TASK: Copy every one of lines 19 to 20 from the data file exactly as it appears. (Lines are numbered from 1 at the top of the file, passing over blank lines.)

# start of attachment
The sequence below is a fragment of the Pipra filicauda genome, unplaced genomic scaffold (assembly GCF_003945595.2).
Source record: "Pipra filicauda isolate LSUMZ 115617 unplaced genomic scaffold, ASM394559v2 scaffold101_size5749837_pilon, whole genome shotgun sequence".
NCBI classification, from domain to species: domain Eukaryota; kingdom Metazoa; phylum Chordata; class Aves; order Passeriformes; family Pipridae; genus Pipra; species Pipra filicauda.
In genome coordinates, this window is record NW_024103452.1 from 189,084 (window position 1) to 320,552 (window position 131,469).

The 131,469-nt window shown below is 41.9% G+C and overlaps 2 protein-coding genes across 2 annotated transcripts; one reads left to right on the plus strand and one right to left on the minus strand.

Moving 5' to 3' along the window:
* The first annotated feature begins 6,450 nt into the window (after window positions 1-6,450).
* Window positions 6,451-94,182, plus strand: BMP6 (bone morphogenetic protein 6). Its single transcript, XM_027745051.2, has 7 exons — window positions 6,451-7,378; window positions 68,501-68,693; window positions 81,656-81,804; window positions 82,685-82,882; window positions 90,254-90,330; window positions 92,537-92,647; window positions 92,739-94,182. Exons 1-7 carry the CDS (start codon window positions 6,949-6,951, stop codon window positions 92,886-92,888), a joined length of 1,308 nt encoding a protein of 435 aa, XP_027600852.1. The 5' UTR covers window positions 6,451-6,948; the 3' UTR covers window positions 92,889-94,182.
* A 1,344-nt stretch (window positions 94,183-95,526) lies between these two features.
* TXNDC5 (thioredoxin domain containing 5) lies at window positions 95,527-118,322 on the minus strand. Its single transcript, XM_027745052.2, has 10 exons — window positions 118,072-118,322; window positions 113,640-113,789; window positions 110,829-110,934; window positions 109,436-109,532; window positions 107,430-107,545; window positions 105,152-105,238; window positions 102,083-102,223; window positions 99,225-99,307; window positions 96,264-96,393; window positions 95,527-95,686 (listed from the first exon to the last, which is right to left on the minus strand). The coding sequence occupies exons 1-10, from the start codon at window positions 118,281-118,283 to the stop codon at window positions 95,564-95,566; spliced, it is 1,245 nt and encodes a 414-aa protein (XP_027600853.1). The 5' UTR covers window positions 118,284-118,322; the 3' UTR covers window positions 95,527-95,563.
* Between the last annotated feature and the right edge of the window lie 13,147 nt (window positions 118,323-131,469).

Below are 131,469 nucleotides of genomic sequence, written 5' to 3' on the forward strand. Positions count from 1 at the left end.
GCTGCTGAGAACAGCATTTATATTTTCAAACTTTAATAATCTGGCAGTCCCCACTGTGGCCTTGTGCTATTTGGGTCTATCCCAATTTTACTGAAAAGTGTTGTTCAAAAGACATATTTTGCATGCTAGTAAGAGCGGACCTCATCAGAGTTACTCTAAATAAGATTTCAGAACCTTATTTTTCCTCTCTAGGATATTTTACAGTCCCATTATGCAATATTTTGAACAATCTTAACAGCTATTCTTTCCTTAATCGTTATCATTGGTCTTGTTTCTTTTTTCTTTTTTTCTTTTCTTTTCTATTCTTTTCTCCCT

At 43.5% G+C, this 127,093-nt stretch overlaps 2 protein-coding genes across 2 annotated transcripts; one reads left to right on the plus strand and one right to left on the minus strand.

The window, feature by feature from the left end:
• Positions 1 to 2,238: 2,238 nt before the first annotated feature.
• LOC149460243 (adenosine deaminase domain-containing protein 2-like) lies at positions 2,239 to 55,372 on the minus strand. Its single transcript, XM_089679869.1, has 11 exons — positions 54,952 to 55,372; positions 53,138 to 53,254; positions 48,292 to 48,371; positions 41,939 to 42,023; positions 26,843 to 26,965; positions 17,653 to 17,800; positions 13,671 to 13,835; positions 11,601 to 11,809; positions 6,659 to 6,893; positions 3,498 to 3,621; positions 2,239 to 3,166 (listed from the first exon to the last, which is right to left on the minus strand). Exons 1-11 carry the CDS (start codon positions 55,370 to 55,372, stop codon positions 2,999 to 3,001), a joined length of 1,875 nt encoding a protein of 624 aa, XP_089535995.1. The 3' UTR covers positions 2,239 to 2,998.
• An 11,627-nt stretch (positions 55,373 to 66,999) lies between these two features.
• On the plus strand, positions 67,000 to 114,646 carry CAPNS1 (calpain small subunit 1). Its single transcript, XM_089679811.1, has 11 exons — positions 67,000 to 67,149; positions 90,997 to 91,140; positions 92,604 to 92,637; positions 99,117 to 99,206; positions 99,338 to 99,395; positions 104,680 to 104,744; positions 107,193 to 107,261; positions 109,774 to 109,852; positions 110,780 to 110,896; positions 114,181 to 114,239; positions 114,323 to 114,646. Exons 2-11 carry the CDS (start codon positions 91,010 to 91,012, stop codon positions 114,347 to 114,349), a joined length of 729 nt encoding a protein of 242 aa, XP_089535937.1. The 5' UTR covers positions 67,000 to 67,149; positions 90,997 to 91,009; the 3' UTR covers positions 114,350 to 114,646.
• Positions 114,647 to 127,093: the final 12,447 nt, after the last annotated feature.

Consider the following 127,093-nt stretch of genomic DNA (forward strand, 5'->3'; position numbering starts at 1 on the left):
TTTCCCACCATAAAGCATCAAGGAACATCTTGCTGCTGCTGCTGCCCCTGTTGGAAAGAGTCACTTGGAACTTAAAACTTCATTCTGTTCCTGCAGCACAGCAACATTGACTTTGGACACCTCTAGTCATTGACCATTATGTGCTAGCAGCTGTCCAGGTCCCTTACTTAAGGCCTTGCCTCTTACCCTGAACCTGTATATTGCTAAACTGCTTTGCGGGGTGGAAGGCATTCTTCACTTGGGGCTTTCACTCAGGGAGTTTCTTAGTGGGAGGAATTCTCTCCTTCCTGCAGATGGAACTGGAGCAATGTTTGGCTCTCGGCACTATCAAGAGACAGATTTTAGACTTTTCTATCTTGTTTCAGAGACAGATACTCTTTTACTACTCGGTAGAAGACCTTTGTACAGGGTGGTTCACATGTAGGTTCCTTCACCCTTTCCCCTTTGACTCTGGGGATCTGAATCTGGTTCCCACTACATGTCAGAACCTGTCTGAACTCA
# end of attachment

• On the plus strand, positions 67,000 to 114,646 carry CAPNS1 (calpain small subunit 1). Its single transcript, XM_089679811.1, has 11 exons — positions 67,000 to 67,149; positions 90,997 to 91,140; positions 92,604 to 92,637; positions 99,117 to 99,206; positions 99,338 to 99,395; positions 104,680 to 104,744; positions 107,193 to 107,261; positions 109,774 to 109,852; positions 110,780 to 110,896; positions 114,181 to 114,239; positions 114,323 to 114,646. Exons 2-11 carry the CDS (start codon positions 91,010 to 91,012, stop codon positions 114,347 to 114,349), a joined length of 729 nt encoding a protein of 242 aa, XP_089535937.1. The 5' UTR covers positions 67,000 to 67,149; positions 90,997 to 91,009; the 3' UTR covers positions 114,350 to 114,646.
• Positions 114,647 to 127,093: the final 12,447 nt, after the last annotated feature.